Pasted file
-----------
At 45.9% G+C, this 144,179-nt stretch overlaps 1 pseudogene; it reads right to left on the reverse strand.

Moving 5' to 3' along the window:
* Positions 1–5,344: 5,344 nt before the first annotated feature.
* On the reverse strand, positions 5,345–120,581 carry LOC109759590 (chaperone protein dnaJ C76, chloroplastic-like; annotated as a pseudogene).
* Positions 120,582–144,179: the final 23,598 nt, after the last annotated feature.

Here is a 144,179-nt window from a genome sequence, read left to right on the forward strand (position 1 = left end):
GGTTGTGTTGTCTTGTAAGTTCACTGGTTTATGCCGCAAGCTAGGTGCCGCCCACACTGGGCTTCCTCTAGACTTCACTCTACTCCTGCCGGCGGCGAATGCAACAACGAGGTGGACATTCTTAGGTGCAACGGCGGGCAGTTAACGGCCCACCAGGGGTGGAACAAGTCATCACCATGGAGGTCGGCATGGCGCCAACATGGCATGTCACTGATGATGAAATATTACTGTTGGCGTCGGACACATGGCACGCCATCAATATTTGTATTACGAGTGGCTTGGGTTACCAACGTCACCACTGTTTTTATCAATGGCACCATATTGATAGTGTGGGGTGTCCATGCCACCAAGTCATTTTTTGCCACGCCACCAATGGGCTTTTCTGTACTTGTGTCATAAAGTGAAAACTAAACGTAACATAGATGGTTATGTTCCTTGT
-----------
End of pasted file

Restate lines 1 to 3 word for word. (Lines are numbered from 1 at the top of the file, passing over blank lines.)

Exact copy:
At 45.9% G+C, this 144,179-nt stretch overlaps 1 pseudogene; it reads right to left on the reverse strand.

Moving 5' to 3' along the window:
* Positions 1–5,344: 5,344 nt before the first annotated feature.